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Raymond museum adds beautiful Mitchell wagon

Published on November 14, 2017 4:31PM

This class Mitchell wagon has been added to the collection at the Northwest Carriage Museum in Raymond.

CONTRIBUTED PHOTO

This class Mitchell wagon has been added to the collection at the Northwest Carriage Museum in Raymond.

CONTRIBUTED PHOTO
Even before restoration, a Mitchell wagon was in decent condition.

CONTRIBUTED PHOTO Even before restoration, a Mitchell wagon was in decent condition.


RAYMOND — The Northwest Carriage Museum in Raymond has announced the arrival of a 1892 Mitchell Farm Wagon. The Mitchell is in original condition, including paint, pin striping and seller logo. The museum is the third owner of this historic vehicle, receiving it from a family who had for sixty-one years and bought it from the original farmer who used it near Castle Rock. The restoration of this incredible piece of history was completed by museum Curator, Jerry Bowman. Mary Cooley, associate director at the museum, interviewed Bowman.

Can you tell us the history of the Mitchell Wagon?

The Mitchell Wagon Co. was based in Racine, Wisconsin and got its start around 1834. They built a variety of farm, freight, stage and spring wagons along with buggies, hitch wagons and delivery wagons. Officially, the company incorporated in 1855 and in 1864, owner Henry Mitchell joined forces with son-in–law William Lewis to from the Mitchell Lewis Wagon Co. Over the years, Mitchell/Lewis was very successful and in 1903 the company started making very elegant automobiles. By 1911, Mitchell/Lewis was Racine’s largest employer and was sold to the John Deere Co. who produced their wagons for several more decades.

How did you acquire the wagon?

Last year, our museum hosted a large Franklin Car Club group who was having their annual meeting in Long Beach. We had a great tour with over 100 people, one of which lived in Port Angeles and had the wagon. Several weeks after the tour, he contacted us to see if we had an interest. The wagon had been in his family for sixty-one years and they purchased it from the original owner who bought it in 1892 in Portland, Oregon.

What did you do to restore the wagon?

The wagon was in good shape considering its age and usage. After a good cleaning, all the metal was buffed using a wire wheel, the wood was gone over with a very fine steel wool and toothbrush using a turpentine solution. We were very careful to not harm the original paint which had oxidized over the years. The sideboards, because of the oxidation, were a turquoise color, after restoration, they are now a dark green with pin striping and the original seller logo coming through. The running gear and wheels were white. Using the same process, they are now orange with blue pins tipping. After the striping process, the entire wagon was carefully painted with a linseed oil and turpentine solution. This process is how we restore the original colors.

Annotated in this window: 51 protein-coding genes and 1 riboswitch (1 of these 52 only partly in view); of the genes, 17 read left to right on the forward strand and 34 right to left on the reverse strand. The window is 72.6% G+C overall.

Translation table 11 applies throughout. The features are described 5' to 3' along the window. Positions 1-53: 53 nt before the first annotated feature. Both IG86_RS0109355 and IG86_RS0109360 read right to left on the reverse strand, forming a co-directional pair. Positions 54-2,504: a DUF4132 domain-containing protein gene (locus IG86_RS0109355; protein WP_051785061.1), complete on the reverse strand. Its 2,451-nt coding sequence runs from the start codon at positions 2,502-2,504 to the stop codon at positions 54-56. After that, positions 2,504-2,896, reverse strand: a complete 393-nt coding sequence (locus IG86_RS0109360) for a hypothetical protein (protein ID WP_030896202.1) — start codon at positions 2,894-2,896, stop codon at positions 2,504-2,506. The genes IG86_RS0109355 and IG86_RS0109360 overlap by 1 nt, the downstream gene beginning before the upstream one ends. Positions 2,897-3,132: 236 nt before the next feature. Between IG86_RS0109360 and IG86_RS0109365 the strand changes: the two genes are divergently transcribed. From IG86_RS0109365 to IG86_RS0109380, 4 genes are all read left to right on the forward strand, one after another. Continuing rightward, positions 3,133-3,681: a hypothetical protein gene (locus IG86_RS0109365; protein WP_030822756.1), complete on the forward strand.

Did you need to rebuild some parts?

There was damage to the toe board and rear tailgate. These pieces were replaced and two new original box rods had to be found in Texas. We also did some repair to the brake, had to re-bend some metal and reconnect the beam to the hanger brackets.

Why does the original seller name say Mitchell, Lewis and Staver?

Henry Mitchell’s son, William got the west coast itch and opened an office in Portland, Oregon in the mid 1850’s. He sold Mitchell Lewis wagons which were shipped from Racine. In 1879, George Staver started the Staver Walker Co. in Portland and sold wagons, carriages and farm implements. In 1891, after the death of Willis Walker, Staver/ Walker merged with Mitchell/Lewis and became Mitchell,Lewis and Staver. In 1929, Mitchell, Lewis and Staver merged with several other companies and primarily focused on farm and irrigation equipment. That company still exists today.

Any other information you’d like to share?

During the restoration process, we found stenciled writing on the running gear which said Jacobson and Sandy Bend. In doing research with the family we got the wagon from, we found that Jacobson was the family name of the original farmer who bought the wagon in 1892 and Sandy Bend is an area about three mile from Castle Rock where both farms were located. Amazing history!

Is the museum still looking for more vehicles?

Actually, because of our reputation around the country, these vehicles find us now. I get numerous calls every month from all over the county regarding restoration and historical information. We are able to refer people to various contacts for parts, wheelwrights, etc. Many of these calls turn into donations for the museum. Our museum opened in 2002 with 21 vehicles. With the Mitchell wagon now on display, we currently have 51 vehicles in the museum. 52 and 53 are currently in my shop. Our museum is recognized as one of the finest collections in the country and people visit from all over the world. We have become one of the largest destination points for travelers to the Pacific Northwest. We are so proud to be keeping history alive and helping the local economy at the same time.

The Northwest Carriage Museum is open daily year around from 10am to 4pm. Group tours have become a specialty. The museum was recently featured on Travel Channel’s “Mysteries at the Museum”. Contact www.nwcarriagemuseum.org or call 360-942-4150.



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